January 12, 2021

Reflecting on a Virtual Semester


Collaborative Learning, Community Writing Assistance, Diversity and Inclusion, Events, Higher Education, Madison Writing Assistance, Outreach, Peer Tutoring, Social Justice, Writing Center Workshops, Writing Fellows, Writing Groups

From Chrissy Widmayer—Looking back on the Writing Center’s Fall 2020 semester, I am awed by all that we have been able to do. Alongside our students, we grappled every day with new challenges posed by the pandemic, adapting to an entirely online slate of services this semester, and sought to maintain the high level of professionalism we always offer. I am grateful for the patience our students have shown as we’ve adjusted to our new methods of teaching and so pleased with the reciprocal culture of care the Writing Center has fostered this semester. […]

December 15, 2020

NaNoWriMo & AcWriMo: A Month-Long Celebration of Writing is Just the Beginning


Community Writing Assistance, Diversity and Inclusion, Events, Madison Writing Assistance, Outreach, Writing Centers, Writing Groups

By Gabrielle Isabel Kelenyi—What comes to mind when you think of the Writing Center? Perhaps you think of a place where you can receive help with your writing; a place where you can take your writing to the next level; a place where you can brainstorm ideas for a first draft, get feedback on a second draft, and put the finishing touches on a final draft… before submitting it to be evaluated by a professor, a TA, an admissions committee, a potential supervisor. That is, the Writing Center is typically thought of as a place where writers can receive short-term and long-term assistance with academic writing. But what if the Writing Center could be more? […]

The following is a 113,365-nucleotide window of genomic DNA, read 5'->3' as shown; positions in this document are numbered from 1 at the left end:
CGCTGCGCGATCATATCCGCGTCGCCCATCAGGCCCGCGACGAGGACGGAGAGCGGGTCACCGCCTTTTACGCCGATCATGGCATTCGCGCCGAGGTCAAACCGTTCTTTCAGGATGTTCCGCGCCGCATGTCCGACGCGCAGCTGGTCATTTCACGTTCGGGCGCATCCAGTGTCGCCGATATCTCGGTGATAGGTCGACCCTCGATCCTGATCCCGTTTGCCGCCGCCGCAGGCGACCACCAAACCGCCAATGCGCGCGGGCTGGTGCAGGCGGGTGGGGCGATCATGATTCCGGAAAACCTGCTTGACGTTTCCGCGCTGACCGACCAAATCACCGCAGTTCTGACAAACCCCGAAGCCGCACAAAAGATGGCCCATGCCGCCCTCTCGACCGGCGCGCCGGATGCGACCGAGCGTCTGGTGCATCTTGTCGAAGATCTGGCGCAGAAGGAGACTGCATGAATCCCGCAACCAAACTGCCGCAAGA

November 24, 2020

“Focus on the Now,” or Embodiment in a Virtual Dissertation Writing Camp


Graduate Students, Higher Education

By Calley Marotta and Jennifer Conrad—In May of 2020, two months after the sudden jump to online-only instruction necessitated by COVID-19, our writing center held its first virtual Dissertation Writing Camp. Co-sponsored by UW-Madison’s Graduate School and facilitated by Writing Center instructors, the central goals of this camp have always been to support writing and its production during a compressed timeline and to provide dissertators with a community of fellow graduate student writers engaged in the same effort. The decision to host this long-running camp online rather than in person felt provisional, and yet necessary amid so much upheaval.

November 10, 2020

Translingualism: An Alternative to Restrictive Monolingual Ideologies in Writing Instruction


Diversity and Inclusion, Higher Education, Multilingual Writers

By Emily Bouza, Tim Cavnar, and Keli Tucker—Multilingual students should be celebrated for what they bring to academia. In this post, we hope to share what it looks like to support multilingualism in education. Emily’s section will cover different frameworks for understanding multilingual practice, Tim’s section will discuss language ideologies as a framework for thinking and talking about language and writing, and Keli’s section will propose a translingual disposition as a possible move toward a more inclusive writing center pedagogy.